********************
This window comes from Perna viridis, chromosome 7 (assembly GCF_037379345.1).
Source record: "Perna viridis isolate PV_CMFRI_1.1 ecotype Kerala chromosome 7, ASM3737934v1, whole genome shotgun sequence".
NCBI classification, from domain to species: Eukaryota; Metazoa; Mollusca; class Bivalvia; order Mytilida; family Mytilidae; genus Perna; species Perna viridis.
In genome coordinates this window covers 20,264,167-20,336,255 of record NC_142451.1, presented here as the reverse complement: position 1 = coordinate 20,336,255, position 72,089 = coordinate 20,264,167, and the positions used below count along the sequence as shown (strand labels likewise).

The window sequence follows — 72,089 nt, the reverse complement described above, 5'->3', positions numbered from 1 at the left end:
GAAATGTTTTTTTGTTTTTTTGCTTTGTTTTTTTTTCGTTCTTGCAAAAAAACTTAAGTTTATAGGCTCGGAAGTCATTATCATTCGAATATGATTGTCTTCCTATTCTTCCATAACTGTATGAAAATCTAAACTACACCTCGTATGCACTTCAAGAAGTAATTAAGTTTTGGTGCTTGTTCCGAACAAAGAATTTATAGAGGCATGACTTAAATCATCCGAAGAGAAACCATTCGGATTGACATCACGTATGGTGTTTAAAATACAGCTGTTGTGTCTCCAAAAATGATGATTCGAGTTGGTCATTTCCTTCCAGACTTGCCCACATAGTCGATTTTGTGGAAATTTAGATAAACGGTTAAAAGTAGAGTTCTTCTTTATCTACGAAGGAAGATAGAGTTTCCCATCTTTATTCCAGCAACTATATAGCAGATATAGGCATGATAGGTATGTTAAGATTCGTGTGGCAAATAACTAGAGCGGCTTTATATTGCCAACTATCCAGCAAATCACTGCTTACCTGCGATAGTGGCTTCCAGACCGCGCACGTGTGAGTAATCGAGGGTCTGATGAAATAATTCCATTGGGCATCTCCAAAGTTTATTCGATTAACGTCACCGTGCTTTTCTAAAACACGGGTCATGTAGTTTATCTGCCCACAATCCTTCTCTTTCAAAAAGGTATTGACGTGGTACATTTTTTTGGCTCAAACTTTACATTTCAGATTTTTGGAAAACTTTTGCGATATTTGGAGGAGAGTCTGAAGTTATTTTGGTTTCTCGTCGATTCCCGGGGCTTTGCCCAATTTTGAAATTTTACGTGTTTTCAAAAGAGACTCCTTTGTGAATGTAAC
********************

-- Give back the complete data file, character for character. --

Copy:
This window comes from Perna viridis, chromosome 7 (assembly GCF_037379345.1).
Source record: "Perna viridis isolate PV_CMFRI_1.1 ecotype Kerala chromosome 7, ASM3737934v1, whole genome shotgun sequence".
NCBI classification, from domain to species: Eukaryota; Metazoa; Mollusca; class Bivalvia; order Mytilida; family Mytilidae; genus Perna; species Perna viridis.
In genome coordinates this window covers 20,264,167-20,336,255 of record NC_142451.1, presented here as the reverse complement: position 1 = coordinate 20,336,255, position 72,089 = coordinate 20,264,167, and the positions used below count along the sequence as shown (strand labels likewise).

The window sequence follows — 72,089 nt, the reverse complement described above, 5'->3', positions numbered from 1 at the left end:
GAAATGTTTTTTTGTTTTTTTGCTTTGTTTTTTTTTCGTTCTTGCAAAAAAACTTAAGTTTATAGGCTCGGAAGTCATTATCATTCGAATATGATTGTCTTCCTATTCTTCCATAACTGTATGAAAATCTAAACTACACCTCGTATGCACTTCAAGAAGTAATTAAGTTTTGGTGCTTGTTCCGAACAAAGAATTTATAGAGGCATGACTTAAATCATCCGAAGAGAAACCATTCGGATTGACATCACGTATGGTGTTTAAAATACAGCTGTTGTGTCTCCAAAAATGATGATTCGAGTTGGTCATTTCCTTCCAGACTTGCCCACATAGTCGATTTTGTGGAAATTTAGATAAACGGTTAAAAGTAGAGTTCTTCTTTATCTACGAAGGAAGATAGAGTTTCCCATCTTTATTCCAGCAACTATATAGCAGATATAGGCATGATAGGTATGTTAAGATTCGTGTGGCAAATAACTAGAGCGGCTTTATATTGCCAACTATCCAGCAAATCACTGCTTACCTGCGATAGTGGCTTCCAGACCGCGCACGTGTGAGTAATCGAGGGTCTGATGAAATAATTCCATTGGGCATCTCCAAAGTTTATTCGATTAACGTCACCGTGCTTTTCTAAAACACGGGTCATGTAGTTTATCTGCCCACAATCCTTCTCTTTCAAAAAGGTATTGACGTGGTACATTTTTTTGGCTCAAACTTTACATTTCAGATTTTTGGAAAACTTTTGCGATATTTGGAGGAGAGTCTGAAGTTATTTTGGTTTCTCGTCGATTCCCGGGGCTTTGCCCAATTTTGAAATTTTACGTGTTTTCAAAAGAGACTCCTTTGTGAATGTAAC